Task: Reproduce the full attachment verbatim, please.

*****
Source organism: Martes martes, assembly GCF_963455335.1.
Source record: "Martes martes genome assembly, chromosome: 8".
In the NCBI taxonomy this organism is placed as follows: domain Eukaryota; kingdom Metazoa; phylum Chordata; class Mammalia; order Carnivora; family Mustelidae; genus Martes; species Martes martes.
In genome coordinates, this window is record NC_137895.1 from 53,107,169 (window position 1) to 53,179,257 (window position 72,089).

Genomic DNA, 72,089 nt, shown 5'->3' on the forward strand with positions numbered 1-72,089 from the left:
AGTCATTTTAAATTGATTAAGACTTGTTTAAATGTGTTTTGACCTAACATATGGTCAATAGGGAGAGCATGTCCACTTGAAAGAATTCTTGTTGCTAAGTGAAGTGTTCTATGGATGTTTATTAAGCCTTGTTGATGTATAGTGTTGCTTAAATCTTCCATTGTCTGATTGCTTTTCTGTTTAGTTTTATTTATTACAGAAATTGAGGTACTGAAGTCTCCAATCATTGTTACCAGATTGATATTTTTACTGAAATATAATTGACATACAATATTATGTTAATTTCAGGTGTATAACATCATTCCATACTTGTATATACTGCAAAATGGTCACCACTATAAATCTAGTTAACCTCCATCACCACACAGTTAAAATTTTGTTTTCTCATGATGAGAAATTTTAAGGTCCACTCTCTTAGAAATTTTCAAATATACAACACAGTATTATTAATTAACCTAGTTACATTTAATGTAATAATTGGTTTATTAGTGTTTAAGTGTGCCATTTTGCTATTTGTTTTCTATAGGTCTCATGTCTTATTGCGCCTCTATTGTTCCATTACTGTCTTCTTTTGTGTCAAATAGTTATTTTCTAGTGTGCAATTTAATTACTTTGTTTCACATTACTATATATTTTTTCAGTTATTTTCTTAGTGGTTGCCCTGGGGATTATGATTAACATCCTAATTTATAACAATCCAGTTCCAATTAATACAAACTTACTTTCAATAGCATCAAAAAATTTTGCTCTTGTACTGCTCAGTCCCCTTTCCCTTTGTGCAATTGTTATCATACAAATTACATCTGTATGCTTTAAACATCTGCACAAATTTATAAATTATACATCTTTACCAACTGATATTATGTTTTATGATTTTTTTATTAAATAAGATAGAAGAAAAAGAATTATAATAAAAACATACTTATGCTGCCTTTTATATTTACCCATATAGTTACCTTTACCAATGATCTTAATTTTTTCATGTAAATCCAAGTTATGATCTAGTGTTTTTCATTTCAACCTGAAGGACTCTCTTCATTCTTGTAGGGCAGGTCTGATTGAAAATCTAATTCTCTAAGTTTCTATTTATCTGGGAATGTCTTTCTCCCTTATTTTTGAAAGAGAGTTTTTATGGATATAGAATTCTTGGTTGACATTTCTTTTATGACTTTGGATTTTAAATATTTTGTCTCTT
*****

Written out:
Source organism: Martes martes, assembly GCF_963455335.1.
Source record: "Martes martes genome assembly, chromosome: 8".
In the NCBI taxonomy this organism is placed as follows: domain Eukaryota; kingdom Metazoa; phylum Chordata; class Mammalia; order Carnivora; family Mustelidae; genus Martes; species Martes martes.
In genome coordinates, this window is record NC_137895.1 from 53,107,169 (window position 1) to 53,179,257 (window position 72,089).

Genomic DNA, 72,089 nt, shown 5'->3' on the forward strand with positions numbered 1-72,089 from the left:
AGTCATTTTAAATTGATTAAGACTTGTTTAAATGTGTTTTGACCTAACATATGGTCAATAGGGAGAGCATGTCCACTTGAAAGAATTCTTGTTGCTAAGTGAAGTGTTCTATGGATGTTTATTAAGCCTTGTTGATGTATAGTGTTGCTTAAATCTTCCATTGTCTGATTGCTTTTCTGTTTAGTTTTATTTATTACAGAAATTGAGGTACTGAAGTCTCCAATCATTGTTACCAGATTGATATTTTTACTGAAATATAATTGACATACAATATTATGTTAATTTCAGGTGTATAACATCATTCCATACTTGTATATACTGCAAAATGGTCACCACTATAAATCTAGTTAACCTCCATCACCACACAGTTAAAATTTTGTTTTCTCATGATGAGAAATTTTAAGGTCCACTCTCTTAGAAATTTTCAAATATACAACACAGTATTATTAATTAACCTAGTTACATTTAATGTAATAATTGGTTTATTAGTGTTTAAGTGTGCCATTTTGCTATTTGTTTTCTATAGGTCTCATGTCTTATTGCGCCTCTATTGTTCCATTACTGTCTTCTTTTGTGTCAAATAGTTATTTTCTAGTGTGCAATTTAATTACTTTGTTTCACATTACTATATATTTTTTCAGTTATTTTCTTAGTGGTTGCCCTGGGGATTATGATTAACATCCTAATTTATAACAATCCAGTTCCAATTAATACAAACTTACTTTCAATAGCATCAAAAAATTTTGCTCTTGTACTGCTCAGTCCCCTTTCCCTTTGTGCAATTGTTATCATACAAATTACATCTGTATGCTTTAAACATCTGCACAAATTTATAAATTATACATCTTTACCAACTGATATTATGTTTTATGATTTTTTTATTAAATAAGATAGAAGAAAAAGAATTATAATAAAAACATACTTATGCTGCCTTTTATATTTACCCATATAGTTACCTTTACCAATGATCTTAATTTTTTCATGTAAATCCAAGTTATGATCTAGTGTTTTTCATTTCAACCTGAAGGACTCTCTTCATTCTTGTAGGGCAGGTCTGATTGAAAATCTAATTCTCTAAGTTTCTATTTATCTGGGAATGTCTTTCTCCCTTATTTTTGAAAGAGAGTTTTTATGGATATAGAATTCTTGGTTGACATTTCTTTTATGACTTTGGATTTTAAATATTTTGTCTCTT